There was an eerie silence from much of Hollywood as cyber terrorists rummaged through the Sony’s files, releasing embarassing emails, movie budgets and top secret scripts along with social security numbers and medical records of the studio’s employees. Well, it turns out one A-lister was trying to organize a show of solidarity and protest. But he couldn’t find anyone but his agent to join him.
George Clooney told Deadline he circulated a petition to support the release of The Interview. But after those cringe-inducing emails hit accompanied by accusations of racism and sexism, “no one was going to get on the side of Amy (Pascal, Sony chairman).”
In an intense no-fucks-to-give interview, Clooney takes tons to task including the media for covering the scandals instead of investigating the hack’s perpetrators, the studio for caving to terrorist threats, and basically the whole of Hollywood for not uniting behind Sony instead of cowering as far from this fiasco as possible.
Here are some highlights:
“With the First Amendment, you’re never protecting Jefferson; it’s usually protecting some guy who’s burning a flag or doing something stupid. This is a silly comedy, but the truth is, what it now says about us is a whole lot. We have a responsibility to stand up against this. That’s not just Sony, but all of us, including my good friends in the press who have the responsibility to be asking themselves: What was important? What was the important story to be covering here? The hacking is terrible because of the damage they did to all those people. Their medical records, that is a horrible thing, their Social Security numbers. Then, to turn around and threaten to blow people up and kill people, and just by that threat alone we change what we do for a living, that’s the actual definition of terrorism.”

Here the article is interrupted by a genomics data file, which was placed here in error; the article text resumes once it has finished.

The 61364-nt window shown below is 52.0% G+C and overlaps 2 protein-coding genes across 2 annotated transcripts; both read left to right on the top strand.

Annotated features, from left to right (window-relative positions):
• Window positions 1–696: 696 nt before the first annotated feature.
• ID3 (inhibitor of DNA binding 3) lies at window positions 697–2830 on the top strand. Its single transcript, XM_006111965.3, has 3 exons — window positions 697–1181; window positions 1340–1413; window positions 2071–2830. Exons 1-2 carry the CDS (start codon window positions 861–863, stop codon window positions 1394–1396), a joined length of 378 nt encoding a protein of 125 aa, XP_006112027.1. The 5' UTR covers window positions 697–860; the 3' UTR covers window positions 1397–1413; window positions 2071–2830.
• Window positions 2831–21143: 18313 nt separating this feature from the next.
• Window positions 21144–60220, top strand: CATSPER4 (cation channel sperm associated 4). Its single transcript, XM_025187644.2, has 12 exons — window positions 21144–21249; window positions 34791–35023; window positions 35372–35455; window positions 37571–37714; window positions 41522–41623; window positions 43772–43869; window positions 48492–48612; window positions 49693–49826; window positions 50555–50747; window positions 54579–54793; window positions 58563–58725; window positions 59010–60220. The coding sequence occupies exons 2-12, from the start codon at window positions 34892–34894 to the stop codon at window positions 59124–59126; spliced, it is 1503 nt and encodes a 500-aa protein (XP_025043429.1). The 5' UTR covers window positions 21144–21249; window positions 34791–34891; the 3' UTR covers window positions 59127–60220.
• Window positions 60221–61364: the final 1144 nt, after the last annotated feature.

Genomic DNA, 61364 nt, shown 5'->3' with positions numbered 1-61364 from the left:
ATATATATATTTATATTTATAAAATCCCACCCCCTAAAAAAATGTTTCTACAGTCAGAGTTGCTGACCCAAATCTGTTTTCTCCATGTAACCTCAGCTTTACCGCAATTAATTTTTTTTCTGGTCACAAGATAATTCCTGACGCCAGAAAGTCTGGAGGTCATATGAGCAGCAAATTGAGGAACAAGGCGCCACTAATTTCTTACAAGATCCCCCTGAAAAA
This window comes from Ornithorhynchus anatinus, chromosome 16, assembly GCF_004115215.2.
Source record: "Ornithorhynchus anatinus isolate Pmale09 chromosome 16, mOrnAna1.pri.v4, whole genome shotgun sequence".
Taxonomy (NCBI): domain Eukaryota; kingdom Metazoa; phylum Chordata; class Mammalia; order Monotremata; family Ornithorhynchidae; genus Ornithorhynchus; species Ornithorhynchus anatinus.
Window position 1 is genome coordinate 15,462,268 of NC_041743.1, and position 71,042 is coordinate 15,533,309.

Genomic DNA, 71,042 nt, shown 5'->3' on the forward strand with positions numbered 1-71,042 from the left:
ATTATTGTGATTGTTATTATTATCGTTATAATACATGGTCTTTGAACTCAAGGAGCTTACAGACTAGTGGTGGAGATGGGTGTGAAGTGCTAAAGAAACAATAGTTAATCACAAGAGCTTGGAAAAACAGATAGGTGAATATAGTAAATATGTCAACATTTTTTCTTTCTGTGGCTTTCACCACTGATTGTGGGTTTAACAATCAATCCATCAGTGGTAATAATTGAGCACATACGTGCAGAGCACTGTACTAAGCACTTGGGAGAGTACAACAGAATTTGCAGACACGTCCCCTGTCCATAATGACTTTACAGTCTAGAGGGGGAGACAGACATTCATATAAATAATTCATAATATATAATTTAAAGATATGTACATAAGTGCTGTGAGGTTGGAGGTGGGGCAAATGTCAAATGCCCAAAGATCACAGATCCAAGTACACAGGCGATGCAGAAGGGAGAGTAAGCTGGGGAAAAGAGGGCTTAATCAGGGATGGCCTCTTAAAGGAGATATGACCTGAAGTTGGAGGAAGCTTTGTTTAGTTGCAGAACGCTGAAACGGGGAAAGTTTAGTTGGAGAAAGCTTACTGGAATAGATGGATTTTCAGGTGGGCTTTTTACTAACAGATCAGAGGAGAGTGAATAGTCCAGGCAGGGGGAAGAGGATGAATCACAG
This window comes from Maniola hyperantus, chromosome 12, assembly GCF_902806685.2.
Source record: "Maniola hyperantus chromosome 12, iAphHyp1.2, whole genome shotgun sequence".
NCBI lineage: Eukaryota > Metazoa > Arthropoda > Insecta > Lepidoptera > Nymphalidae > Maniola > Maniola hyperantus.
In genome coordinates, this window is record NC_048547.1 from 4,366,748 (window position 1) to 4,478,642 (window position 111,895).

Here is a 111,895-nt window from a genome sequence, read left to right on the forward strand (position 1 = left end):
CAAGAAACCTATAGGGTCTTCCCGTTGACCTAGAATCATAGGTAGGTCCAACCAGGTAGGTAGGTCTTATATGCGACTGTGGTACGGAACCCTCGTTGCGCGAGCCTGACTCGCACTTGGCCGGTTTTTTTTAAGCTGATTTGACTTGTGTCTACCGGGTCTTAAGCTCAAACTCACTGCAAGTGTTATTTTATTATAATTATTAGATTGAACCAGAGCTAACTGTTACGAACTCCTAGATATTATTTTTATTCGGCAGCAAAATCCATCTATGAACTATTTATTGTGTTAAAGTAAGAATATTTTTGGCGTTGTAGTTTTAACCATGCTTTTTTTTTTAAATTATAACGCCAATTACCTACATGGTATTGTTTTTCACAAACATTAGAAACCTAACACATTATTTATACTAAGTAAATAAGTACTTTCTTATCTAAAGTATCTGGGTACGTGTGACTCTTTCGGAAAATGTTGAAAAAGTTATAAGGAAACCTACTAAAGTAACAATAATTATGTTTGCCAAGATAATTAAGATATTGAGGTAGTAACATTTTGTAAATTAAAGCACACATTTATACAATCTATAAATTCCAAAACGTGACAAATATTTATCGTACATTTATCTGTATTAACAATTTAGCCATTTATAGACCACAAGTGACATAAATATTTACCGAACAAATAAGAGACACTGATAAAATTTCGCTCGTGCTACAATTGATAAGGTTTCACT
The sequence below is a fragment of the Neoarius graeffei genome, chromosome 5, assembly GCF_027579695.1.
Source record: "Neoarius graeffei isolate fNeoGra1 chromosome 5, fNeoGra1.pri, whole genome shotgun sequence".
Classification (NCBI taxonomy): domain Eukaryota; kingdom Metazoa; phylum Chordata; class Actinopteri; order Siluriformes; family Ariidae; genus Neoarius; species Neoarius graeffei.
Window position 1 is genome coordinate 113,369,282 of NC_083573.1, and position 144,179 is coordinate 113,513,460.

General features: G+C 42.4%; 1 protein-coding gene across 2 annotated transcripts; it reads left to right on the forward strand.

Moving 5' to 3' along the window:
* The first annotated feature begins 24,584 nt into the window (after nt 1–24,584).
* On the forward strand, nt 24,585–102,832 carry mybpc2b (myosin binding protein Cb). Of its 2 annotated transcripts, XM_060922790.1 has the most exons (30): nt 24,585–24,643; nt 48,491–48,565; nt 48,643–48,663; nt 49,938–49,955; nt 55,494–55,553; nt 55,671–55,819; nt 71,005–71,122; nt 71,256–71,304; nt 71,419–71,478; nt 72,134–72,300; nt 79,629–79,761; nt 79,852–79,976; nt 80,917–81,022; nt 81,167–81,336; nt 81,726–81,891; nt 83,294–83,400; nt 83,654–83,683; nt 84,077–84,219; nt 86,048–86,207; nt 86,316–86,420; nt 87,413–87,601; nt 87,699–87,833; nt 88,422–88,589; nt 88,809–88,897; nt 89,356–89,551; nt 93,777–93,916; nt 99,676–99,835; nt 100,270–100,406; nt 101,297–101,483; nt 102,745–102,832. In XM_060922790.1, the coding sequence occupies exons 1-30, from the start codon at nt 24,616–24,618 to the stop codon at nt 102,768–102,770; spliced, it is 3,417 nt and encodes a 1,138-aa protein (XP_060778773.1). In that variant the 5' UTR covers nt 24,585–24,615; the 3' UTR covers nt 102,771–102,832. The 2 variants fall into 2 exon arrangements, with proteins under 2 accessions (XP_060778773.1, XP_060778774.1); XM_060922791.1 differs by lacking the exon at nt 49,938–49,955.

Then he read his petition to the reporter. It’s transcription follows below:
“On November 24 of this year, Sony Pictures was notified that it was the victim of a cyber attack, the effects of which is the most chilling and devastating of any cyber attack in the history of our country. Personal information including Social Security numbers, email addresses, home addresses, phone numbers and the full texts of emails of tens of thousands of Sony employees was leaked online in an effort to scare and terrorize these workers.
The hackers have made both demands and threats. The demand that Sony halt the release of its upcoming comedy The Interview, a satirical film about North Korean dictator Kim Jong-Un. Their threats vary from personal—you better behave wisely—to threatening physical harm—not only you but your family is in danger. North Korea has not claimed credit for the attack but has praised the act, calling it a righteous deed and promising merciless measures if the film is released. Meanwhile the hackers insist in their statement that what they’ve done so far is only a small part of their further plan.
This is not just an attack on Sony. It involves every studio, every network, every business and every individual in this country. That is why we fully support Sony’s decision not to submit to these hackers’ demands. We know that to give in to these criminals now will open the door for any group that would threaten freedom of expression, privacy and personal liberty. We hope these hackers are brought to justice but until they are, we will not stand in fear. We will stand together.”
Beyond his petition, Clooney said he’s spoken to Pascal, who wants to put The Interview online after all, a move the star/producer/activist supports. “My partner Grant Heslov and I had the conversation with her this morning,” he explained. “Stick it online. Do whatever you can to get this movie out. Not because everybody has to see the movie, but because I’m not going to be told we can’t see the movie. That’s the most important part. We cannot be told we can’t see something by Kim Jong-Un, of all fucking people.”